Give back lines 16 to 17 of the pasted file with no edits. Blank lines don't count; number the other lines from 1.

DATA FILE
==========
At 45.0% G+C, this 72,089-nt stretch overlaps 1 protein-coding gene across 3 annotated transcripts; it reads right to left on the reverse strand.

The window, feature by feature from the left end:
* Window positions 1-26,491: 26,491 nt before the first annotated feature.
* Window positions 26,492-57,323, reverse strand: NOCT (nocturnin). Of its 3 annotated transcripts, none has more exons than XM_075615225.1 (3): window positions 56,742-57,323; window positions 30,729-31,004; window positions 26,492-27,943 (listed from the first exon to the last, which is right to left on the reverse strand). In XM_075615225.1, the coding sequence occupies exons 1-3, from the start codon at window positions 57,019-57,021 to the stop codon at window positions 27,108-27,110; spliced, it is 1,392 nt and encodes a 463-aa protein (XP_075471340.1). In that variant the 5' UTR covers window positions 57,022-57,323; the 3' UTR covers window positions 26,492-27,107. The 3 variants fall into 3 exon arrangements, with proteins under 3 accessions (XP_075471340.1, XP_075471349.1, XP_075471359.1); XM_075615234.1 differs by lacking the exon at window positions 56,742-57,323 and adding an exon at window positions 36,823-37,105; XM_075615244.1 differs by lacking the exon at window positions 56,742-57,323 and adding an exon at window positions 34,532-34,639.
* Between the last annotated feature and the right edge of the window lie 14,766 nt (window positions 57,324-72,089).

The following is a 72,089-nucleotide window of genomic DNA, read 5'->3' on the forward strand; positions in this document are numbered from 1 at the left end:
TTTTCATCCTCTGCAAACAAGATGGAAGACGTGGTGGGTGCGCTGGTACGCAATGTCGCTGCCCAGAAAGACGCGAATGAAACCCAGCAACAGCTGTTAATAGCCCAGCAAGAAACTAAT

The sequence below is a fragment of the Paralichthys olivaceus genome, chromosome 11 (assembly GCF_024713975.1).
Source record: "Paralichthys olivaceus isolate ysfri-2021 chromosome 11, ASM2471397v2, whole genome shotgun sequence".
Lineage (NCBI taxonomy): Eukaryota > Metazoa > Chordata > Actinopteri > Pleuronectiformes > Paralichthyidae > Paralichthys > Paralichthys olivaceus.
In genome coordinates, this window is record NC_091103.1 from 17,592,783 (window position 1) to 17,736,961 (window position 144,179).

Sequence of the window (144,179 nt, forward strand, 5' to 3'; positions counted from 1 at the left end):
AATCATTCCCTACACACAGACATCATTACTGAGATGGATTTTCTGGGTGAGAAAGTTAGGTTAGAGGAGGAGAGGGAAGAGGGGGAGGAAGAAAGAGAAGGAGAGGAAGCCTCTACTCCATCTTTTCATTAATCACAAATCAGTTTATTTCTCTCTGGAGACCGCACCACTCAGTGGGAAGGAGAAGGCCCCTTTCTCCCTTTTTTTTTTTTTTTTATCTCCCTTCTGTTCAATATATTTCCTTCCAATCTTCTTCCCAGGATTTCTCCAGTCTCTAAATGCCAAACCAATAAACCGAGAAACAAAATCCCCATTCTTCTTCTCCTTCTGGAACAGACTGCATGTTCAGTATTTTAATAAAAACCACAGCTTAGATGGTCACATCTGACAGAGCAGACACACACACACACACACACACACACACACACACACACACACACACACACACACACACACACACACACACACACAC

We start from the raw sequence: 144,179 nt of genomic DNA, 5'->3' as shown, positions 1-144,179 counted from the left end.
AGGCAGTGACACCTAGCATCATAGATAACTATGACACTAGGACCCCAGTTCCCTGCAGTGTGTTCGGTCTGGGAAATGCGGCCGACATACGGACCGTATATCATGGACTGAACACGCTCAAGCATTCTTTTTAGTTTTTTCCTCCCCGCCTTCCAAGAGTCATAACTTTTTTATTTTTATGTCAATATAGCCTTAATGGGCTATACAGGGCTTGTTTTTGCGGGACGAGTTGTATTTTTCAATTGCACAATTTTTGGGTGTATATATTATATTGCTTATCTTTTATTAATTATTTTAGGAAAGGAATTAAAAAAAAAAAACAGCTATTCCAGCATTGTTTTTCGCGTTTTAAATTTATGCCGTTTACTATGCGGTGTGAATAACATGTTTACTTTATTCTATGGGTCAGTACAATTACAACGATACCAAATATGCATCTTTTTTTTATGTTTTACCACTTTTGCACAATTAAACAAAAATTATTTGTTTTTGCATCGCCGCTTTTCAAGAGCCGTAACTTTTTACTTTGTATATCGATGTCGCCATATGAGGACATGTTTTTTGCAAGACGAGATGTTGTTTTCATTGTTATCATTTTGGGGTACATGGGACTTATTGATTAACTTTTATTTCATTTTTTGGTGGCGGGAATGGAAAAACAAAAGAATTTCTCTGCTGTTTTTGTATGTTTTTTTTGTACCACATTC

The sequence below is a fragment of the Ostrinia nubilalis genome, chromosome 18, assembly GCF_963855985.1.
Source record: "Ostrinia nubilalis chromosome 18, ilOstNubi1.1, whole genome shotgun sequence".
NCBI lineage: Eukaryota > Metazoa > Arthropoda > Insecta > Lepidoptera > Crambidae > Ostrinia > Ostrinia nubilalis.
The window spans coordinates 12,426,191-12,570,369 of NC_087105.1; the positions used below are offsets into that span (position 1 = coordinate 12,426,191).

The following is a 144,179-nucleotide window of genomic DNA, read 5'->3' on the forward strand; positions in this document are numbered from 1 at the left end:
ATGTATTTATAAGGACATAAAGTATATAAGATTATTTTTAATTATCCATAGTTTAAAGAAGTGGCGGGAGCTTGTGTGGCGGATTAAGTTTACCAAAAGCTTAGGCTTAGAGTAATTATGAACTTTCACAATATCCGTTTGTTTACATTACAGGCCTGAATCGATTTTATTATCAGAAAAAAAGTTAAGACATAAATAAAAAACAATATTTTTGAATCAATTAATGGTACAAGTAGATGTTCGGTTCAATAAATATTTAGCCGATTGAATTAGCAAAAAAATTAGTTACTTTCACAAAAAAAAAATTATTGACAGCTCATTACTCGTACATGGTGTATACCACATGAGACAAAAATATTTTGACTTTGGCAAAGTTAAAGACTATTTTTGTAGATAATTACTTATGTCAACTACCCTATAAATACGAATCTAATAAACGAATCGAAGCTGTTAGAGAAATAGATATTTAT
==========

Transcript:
The sequence below is a fragment of the Ostrinia nubilalis genome, chromosome 18, assembly GCF_963855985.1.
Source record: "Ostrinia nubilalis chromosome 18, ilOstNubi1.1, whole genome shotgun sequence".